It’s easy to forget that Nicki Minaj is in fact a rapper. Visually she fits neither established conventions of female rappers to date. These being boyish swag and over sexualisation. Aesthetically she is closer to resembling an R&B singer and this is also audible in her somewhat melodic delivery. Ronald Williams, cofounder of cash money, put it best “…She’s not a female rapper – she’s a pop star who happens to rap.” This is slowly becoming apparent with the release of her latest single, Super Bass, taken from her Pink Friday album.
Super Bass has made American music news for being the highest chart single from a solo female rapper with no featuring artist since Missy Elliot’s ‘Work It’ in 2002. Her previous peak in the Billboard Hot 100 was 13 with ‘Moment for Life’. This despite having a number 1 album. So why the sudden translation of popularity of the single especially as it was initially released in May.
Well firstly, the song itself. Arguably more radio friendly than her previous singles with club synths, a booming low end, as well as a poppy and catchy hook. It seamlessly blends in with the status quo of what the ears of pop fans are demanding, especially for the clubs. Not only that but its accessibility means more commercial radio shows that may not necessarily have played a single like “Massive Attack” or “Did It On ‘Em” due to their urban appeal, might be more willing to pop/dance track.
Secondly, the video. If YouTube views are anything to go by video then there’s no wonder that this track has become such a successful single having raked almost 3 times the views of her previous video uploads on her Vevo with a massive 95 million plus views and growing. This is also perhaps her raunchiest to date one can only wonder if that has anything to do with it.
Thirdly the kids Taylor Swift and Selena Gomez. Taylor did an acapella rap of the first few bars of the track having requested it during a radio appearance and Selena did an impromptu video of herself rapping along to the track. Both of these went viral and of course in the process opened up Nicki Minaj to a selection of fans that may not have otherwise been into her.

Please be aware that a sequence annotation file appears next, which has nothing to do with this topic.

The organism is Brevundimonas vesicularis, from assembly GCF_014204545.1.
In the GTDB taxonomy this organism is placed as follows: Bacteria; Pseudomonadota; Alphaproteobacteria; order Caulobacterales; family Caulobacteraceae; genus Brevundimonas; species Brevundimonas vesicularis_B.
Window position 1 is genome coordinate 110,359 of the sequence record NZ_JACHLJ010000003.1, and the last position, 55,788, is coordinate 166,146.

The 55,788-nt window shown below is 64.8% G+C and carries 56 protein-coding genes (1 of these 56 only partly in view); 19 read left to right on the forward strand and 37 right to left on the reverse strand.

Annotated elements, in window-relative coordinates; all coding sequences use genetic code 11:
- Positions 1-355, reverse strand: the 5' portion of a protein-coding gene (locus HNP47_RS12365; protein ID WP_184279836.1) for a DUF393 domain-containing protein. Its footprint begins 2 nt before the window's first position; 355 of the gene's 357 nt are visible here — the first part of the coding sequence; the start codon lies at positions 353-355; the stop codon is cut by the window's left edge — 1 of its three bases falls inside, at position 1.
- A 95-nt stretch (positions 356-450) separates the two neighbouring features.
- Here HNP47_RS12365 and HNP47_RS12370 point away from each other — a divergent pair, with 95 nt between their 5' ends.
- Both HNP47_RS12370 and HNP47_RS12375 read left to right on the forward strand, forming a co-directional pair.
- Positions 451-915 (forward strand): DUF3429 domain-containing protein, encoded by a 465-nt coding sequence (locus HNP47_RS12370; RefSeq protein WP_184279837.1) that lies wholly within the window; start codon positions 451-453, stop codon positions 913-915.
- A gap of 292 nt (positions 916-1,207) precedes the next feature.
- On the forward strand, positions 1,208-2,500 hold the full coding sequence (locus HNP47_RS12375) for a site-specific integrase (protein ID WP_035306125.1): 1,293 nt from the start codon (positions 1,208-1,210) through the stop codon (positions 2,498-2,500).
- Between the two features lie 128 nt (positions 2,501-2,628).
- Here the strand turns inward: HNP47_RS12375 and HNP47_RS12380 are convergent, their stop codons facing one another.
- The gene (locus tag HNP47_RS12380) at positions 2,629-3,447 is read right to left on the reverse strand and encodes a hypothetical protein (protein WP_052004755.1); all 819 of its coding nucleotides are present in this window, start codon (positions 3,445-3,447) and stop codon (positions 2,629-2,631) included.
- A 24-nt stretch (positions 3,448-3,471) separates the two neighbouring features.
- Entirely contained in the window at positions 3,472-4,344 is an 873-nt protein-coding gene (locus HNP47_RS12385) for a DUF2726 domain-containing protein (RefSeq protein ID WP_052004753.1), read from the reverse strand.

Nicki herself pointed out that Taylor Swift did have some influence on the track in a radio interview on LA’s Kiis FM. “Taylor Swift did her little interview about ‘Super Bass’ and [it] took off in the States with the people sort of knowing it. It’s just really uncanny how all that stuff happens. We didn’t plan it like that.”
Another contributing factor that can not be ignored is the controversy surrounding her “nip slip” live on day time TV show ‘Good Morning America’. Although Nicki herself claims she has avoided approach of the likes of Lil’ Kim and Trina with regards to sexual content in her music, this undoubtably goes to show that regardless sex sells.
The success of this track can only cause us to wonder why it was initially only on the deluxe version of the album. Perhaps they did not want to associate her with the pop sound, but arguably it sounds very much like what should have been a lead single. However, the great thing about Cash Money is that they responded to the demand dispite the alternative plans such as the fact that Super Bass also appears to have pushed back the release of “Fly” featuring Rhianna. A lot of labels can learn about the importance of being flexible from this.